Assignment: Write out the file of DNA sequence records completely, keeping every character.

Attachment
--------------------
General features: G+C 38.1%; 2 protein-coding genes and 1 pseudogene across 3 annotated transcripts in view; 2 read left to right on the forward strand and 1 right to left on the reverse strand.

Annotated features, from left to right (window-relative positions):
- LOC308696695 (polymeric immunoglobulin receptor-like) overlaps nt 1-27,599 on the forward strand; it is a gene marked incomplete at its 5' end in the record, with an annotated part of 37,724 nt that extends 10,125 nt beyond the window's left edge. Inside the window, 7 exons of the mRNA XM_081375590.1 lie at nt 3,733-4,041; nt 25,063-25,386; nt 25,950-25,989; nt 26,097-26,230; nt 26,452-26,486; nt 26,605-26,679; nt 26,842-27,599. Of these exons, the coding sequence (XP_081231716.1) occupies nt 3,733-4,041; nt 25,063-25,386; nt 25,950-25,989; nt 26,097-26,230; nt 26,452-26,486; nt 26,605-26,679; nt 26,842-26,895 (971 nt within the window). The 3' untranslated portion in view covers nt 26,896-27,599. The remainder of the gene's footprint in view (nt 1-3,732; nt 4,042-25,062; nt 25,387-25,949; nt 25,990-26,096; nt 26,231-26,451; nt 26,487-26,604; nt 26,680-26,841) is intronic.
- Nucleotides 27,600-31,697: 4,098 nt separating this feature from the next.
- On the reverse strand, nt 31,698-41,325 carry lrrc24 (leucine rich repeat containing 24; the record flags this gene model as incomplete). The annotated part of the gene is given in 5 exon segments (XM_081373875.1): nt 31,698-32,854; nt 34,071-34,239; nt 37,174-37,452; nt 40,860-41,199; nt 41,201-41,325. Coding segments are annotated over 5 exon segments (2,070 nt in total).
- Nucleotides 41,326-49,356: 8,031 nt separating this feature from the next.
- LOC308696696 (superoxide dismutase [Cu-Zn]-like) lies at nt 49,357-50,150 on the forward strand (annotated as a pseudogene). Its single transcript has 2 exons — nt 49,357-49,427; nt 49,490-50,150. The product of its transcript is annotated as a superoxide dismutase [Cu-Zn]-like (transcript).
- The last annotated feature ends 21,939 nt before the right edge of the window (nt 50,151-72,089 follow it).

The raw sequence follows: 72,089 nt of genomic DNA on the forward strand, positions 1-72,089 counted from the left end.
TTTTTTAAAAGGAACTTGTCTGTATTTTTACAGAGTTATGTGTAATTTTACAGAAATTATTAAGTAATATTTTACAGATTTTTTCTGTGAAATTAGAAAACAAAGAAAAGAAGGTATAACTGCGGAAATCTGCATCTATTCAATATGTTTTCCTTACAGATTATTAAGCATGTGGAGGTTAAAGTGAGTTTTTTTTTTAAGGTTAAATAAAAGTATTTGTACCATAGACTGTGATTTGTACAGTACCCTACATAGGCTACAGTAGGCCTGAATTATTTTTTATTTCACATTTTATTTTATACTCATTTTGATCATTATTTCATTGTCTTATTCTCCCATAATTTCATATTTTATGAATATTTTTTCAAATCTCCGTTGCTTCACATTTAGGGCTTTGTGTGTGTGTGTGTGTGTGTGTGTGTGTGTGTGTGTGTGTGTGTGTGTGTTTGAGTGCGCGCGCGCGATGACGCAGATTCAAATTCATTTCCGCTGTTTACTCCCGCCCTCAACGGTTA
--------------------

General features: G+C 38.1%; 2 protein-coding genes and 1 pseudogene across 3 annotated transcripts in view; 2 read left to right on the forward strand and 1 right to left on the reverse strand.

Annotated features, from left to right (window-relative positions):
- LOC308696695 (polymeric immunoglobulin receptor-like) overlaps nt 1-27,599 on the forward strand; it is a gene marked incomplete at its 5' end in the record, with an annotated part of 37,724 nt that extends 10,125 nt beyond the window's left edge. Inside the window, 7 exons of the mRNA XM_081375590.1 lie at nt 3,733-4,041; nt 25,063-25,386; nt 25,950-25,989; nt 26,097-26,230; nt 26,452-26,486; nt 26,605-26,679; nt 26,842-27,599. Of these exons, the coding sequence (XP_081231716.1) occupies nt 3,733-4,041; nt 25,063-25,386; nt 25,950-25,989; nt 26,097-26,230; nt 26,452-26,486; nt 26,605-26,679; nt 26,842-26,895 (971 nt within the window). The 3' untranslated portion in view covers nt 26,896-27,599. The remainder of the gene's footprint in view (nt 1-3,732; nt 4,042-25,062; nt 25,387-25,949; nt 25,990-26,096; nt 26,231-26,451; nt 26,487-26,604; nt 26,680-26,841) is intronic.
- Nucleotides 27,600-31,697: 4,098 nt separating this feature from the next.
- On the reverse strand, nt 31,698-41,325 carry lrrc24 (leucine rich repeat containing 24; the record flags this gene model as incomplete). The annotated part of the gene is given in 5 exon segments (XM_081373875.1): nt 31,698-32,854; nt 34,071-34,239; nt 37,174-37,452; nt 40,860-41,199; nt 41,201-41,325. Coding segments are annotated over 5 exon segments (2,070 nt in total).
- Nucleotides 41,326-49,356: 8,031 nt separating this feature from the next.
- LOC308696696 (superoxide dismutase [Cu-Zn]-like) lies at nt 49,357-50,150 on the forward strand (annotated as a pseudogene). Its single transcript has 2 exons — nt 49,357-49,427; nt 49,490-50,150. The product of its transcript is annotated as a superoxide dismutase [Cu-Zn]-like (transcript).
- The last annotated feature ends 21,939 nt before the right edge of the window (nt 50,151-72,089 follow it).

The raw sequence follows: 72,089 nt of genomic DNA on the forward strand, positions 1-72,089 counted from the left end.
TTTTTTAAAAGGAACTTGTCTGTATTTTTACAGAGTTATGTGTAATTTTACAGAAATTATTAAGTAATATTTTACAGATTTTTTCTGTGAAATTAGAAAACAAAGAAAAGAAGGTATAACTGCGGAAATCTGCATCTATTCAATATGTTTTCCTTACAGATTATTAAGCATGTGGAGGTTAAAGTGAGTTTTTTTTTTAAGGTTAAATAAAAGTATTTGTACCATAGACTGTGATTTGTACAGTACCCTACATAGGCTACAGTAGGCCTGAATTATTTTTTATTTCACATTTTATTTTATACTCATTTTGATCATTATTTCATTGTCTTATTCTCCCATAATTTCATATTTTATGAATATTTTTTCAAATCTCCGTTGCTTCACATTTAGGGCTTTGTGTGTGTGTGTGTGTGTGTGTGTGTGTGTGTGTGTGTGTGTGTGTGTGTTTGAGTGCGCGCGCGCGATGACGCAGATTCAAATTCATTTCCGCTGTTTACTCCCGCCCTCAACGGTTA